Airlines strike bailout deal with feds to stave off layoffs

Apr 14, 2020

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Help is on its way for the beleaguered airline industry.

At least 10 big U.S. carriers will seek some of the billions of dollars being made available to them in the federal stimulus  package known as the CARES Act, the U.S. Treasury Department announced late Tuesday.

“The deals aren’t final, but the assistance is almost certain to be a mix of cash and loans, and the government could take a small ownership stake in the leading airlines,” The Associated Press notes.

With that, the move appears to end wrangling that was reported to be going on between the government and the airlines over conditions for the aid, setting up the airlines to apply for some of the $25 billion in payroll grants.

“We welcome the news that a number of major airlines intend to participate in the Payroll Support Program,” Treasury Secretary Steven Mnuchin said in a statement. “This is an important CARES Act program that will support American workers and help preserve the strategic importance of the airline industry while allowing for appropriate compensation to the taxpayers.

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As a condition to the grants, airlines cannot furlough staff and must maintain current pay rates through Sept. 30.

Among the airlines applying for assistance are the nation’s six biggest carriers: Alaska Airlines, American, Delta, JetBlue, Southwest and United. Also applying for aid are Hawaiian Airlines, budget carriers Frontier and Allegiant, and regional airline SkyWest.

Mnuchin said those 10 carriers “have told us that they plan to participate in the Payroll Support Program,” adding that “conversations continue with other airlines regarding their potential participation.”

Funds from the CARES Act, which was signed into law on March 27, have been eagerly anticipated by airlines facing a sudden cash crunch caused by the coronavirus-related fall in demand and spike in refund requests from customers.

More: 5 key elements of the $50 billion airline aid package

While the legislation was passed two weeks ago, recent reports indicated the payouts were tied up as the government attached conditions that were said to surprise the airlines. Now, with the apparent hold-up resolved, Mnuchin promised swift action.

“We look forward to working with the airlines to finalize the necessary agreements and disburse funds as quickly as possible,” he said in the statement.

At American Airlines, leaders at the nation’s biggest carrier lauded the developments as “fantastic news.”

In a memo to employees, American CEO Doug Parker and president Robert Isom said the carrier expects $5.8 billion in financial assistance from the legislation’s Payroll Support Program (PSP). Of that, $4.1 billion will be in grants and the remaining $1.7 billion as a loan.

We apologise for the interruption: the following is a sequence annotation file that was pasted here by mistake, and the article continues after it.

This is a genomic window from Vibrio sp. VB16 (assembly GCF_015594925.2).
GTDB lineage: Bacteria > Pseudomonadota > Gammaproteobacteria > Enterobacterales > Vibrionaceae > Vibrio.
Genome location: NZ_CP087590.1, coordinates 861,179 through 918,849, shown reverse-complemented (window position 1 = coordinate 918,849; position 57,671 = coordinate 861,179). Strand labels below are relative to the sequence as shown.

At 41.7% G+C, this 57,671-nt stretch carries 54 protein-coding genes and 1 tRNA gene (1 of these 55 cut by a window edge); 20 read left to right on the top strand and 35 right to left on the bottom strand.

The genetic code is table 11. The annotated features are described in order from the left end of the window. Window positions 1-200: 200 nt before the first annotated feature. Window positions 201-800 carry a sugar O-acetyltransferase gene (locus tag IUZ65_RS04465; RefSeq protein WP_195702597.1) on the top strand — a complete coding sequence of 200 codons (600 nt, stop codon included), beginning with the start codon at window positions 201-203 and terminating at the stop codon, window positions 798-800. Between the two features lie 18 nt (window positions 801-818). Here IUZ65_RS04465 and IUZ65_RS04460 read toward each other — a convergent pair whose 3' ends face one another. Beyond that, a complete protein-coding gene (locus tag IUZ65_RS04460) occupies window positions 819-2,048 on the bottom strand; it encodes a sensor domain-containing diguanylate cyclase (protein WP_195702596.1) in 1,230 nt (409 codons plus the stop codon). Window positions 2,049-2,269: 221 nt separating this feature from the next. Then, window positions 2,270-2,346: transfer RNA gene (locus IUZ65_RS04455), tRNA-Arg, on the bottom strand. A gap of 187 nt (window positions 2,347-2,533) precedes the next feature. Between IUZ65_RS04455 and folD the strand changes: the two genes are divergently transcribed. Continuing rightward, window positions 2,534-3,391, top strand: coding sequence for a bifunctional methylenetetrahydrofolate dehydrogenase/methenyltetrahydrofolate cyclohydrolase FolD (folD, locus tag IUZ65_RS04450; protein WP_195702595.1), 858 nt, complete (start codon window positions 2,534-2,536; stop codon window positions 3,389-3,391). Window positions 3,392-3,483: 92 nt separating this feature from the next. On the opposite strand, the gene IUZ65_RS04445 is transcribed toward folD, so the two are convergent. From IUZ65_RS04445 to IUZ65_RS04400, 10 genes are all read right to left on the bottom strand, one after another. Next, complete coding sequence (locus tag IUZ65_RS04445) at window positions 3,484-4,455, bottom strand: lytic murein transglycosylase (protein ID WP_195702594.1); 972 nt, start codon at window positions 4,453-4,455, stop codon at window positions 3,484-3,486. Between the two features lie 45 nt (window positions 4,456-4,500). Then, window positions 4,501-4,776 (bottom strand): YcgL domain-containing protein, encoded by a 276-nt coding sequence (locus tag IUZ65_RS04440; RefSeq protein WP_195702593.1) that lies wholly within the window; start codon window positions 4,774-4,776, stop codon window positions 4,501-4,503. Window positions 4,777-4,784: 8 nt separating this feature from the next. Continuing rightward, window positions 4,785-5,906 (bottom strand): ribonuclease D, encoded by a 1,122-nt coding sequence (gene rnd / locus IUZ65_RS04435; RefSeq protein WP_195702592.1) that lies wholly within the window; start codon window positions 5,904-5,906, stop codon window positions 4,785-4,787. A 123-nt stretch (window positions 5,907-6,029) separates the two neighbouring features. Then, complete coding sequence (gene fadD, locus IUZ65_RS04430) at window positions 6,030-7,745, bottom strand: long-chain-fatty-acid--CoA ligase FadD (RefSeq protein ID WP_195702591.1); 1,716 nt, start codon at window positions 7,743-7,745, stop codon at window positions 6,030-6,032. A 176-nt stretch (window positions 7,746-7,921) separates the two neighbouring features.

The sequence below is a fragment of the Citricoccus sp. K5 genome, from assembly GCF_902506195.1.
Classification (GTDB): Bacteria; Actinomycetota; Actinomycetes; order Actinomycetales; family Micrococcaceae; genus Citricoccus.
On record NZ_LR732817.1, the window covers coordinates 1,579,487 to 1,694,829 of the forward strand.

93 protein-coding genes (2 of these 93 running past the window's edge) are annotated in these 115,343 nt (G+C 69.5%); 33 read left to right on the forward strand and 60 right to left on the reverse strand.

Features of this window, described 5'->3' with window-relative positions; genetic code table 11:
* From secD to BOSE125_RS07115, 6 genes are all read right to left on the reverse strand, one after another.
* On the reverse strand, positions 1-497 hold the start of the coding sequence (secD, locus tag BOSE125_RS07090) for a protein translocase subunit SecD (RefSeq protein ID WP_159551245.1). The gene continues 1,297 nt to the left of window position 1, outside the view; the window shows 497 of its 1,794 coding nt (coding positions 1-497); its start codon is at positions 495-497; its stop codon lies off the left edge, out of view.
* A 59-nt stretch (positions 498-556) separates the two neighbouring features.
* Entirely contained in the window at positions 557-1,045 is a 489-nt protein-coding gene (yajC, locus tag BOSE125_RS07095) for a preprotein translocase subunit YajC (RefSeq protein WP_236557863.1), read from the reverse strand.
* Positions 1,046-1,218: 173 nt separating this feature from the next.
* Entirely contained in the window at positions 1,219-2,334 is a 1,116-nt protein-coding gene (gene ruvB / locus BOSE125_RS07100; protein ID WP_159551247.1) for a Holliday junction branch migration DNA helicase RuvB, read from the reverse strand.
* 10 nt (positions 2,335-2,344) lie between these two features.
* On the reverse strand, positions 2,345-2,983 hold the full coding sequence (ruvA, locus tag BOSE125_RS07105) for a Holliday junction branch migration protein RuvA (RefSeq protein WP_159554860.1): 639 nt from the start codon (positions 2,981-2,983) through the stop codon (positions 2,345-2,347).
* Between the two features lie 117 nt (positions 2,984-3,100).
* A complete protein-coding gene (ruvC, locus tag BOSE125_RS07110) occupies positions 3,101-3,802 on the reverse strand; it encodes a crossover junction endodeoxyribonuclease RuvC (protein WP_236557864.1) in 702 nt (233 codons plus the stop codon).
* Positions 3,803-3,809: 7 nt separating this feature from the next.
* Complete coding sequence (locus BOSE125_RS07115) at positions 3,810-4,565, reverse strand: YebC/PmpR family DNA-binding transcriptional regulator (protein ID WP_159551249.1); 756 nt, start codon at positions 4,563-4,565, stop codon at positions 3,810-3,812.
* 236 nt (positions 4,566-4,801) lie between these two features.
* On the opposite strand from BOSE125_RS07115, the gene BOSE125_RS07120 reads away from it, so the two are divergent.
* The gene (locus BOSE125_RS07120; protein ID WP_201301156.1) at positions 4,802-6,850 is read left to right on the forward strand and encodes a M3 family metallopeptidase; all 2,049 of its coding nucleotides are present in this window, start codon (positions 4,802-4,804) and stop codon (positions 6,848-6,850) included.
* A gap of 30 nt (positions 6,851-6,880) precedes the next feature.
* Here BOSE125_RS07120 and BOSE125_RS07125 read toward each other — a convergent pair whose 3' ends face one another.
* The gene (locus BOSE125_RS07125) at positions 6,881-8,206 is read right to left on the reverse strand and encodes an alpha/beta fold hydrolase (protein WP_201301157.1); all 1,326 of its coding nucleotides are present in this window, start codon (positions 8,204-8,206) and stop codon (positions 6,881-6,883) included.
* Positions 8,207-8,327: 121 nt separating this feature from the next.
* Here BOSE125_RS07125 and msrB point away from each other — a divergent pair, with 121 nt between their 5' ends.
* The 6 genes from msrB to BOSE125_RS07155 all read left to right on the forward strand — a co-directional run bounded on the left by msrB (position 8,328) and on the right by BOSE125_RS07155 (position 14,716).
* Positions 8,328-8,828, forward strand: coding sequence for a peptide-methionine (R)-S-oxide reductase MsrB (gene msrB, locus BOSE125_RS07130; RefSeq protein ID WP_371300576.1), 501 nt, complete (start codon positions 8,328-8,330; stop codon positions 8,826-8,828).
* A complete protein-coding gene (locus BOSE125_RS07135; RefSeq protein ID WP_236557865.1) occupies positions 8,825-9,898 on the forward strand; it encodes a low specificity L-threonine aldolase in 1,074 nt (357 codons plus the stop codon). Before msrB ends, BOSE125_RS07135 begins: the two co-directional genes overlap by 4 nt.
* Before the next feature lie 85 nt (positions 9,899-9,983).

Related: Airlines ask DOT to suspend flights to more US airports, small cities fare worst

“With this level of assistance, we now believe we have the financial resources necessary to help us withstand this crisis and be in position to serve the traveling public when they are ready to start flying again,” the executives said in the memo.

American also said it would apply for more assistance beyond the payroll package, detailing plans “to separately apply for a loan from the U.S. Treasury of approximately $4.75 billion.”

Still, praise from the industry was not unanimous.

The Air Lines Pilots Association — the nation’s largest pilots union — pushed back at conditions for the payroll aid.

“Unfortunately, Treasury is undermining the intent of the CARES Act by treating a portion of the grants designed to protect jobs not as grants, but as loans, which will make it harder to stop layoffs and slow the recovery,” ALPA president Capt. Joe DePete said in a statement. “In spite of this, we remain optimistic that more carriers will avail themselves of this funding — and that Congress will seek to overturn the constraints placed on this worker assistance program.”

More: How long will US airlines’ cash last? Between 4 months and a year, analyst says

When the stimulus package was first passed, the airline industry expected the $25 billion payroll protection portion to be issued solely in grants that need not be repaid. However, in a story initially reported by Reuters last week, Treasury eventually added conditions. Carriers that take more than $100 million will have to repay 30% of the funds, and the government will take warrants — or the right to an ownership stake — equal 10% of the loaned amount.

The country’s largest carriers — American Airlines, Delta Air Lines, Southwest Airlines and United Airlines — would all be required to repay some of the grant funding and give the government warrants, an analysis by Raymond James finds. The warrants could amount to as much as a 3% equity stake in American to as little as a 1% stake in Delta and Southwest.

Still the payroll assistance will be a welcome arrival for most carriers, even if the recently added strings were a bitter pill for airlines and labor groups that pushed back against it.

“We are pleased that a number of airlines have decided to participate in the Payroll Support Program, despite the constraints placed on this grant funding by the Treasury Department,” DePete said.

Related: It may be years until passenger demand returns to 2019 levels for US airlines

Contributing: Edward Russell, TPG

Featured photo by David McNew/Getty Images.

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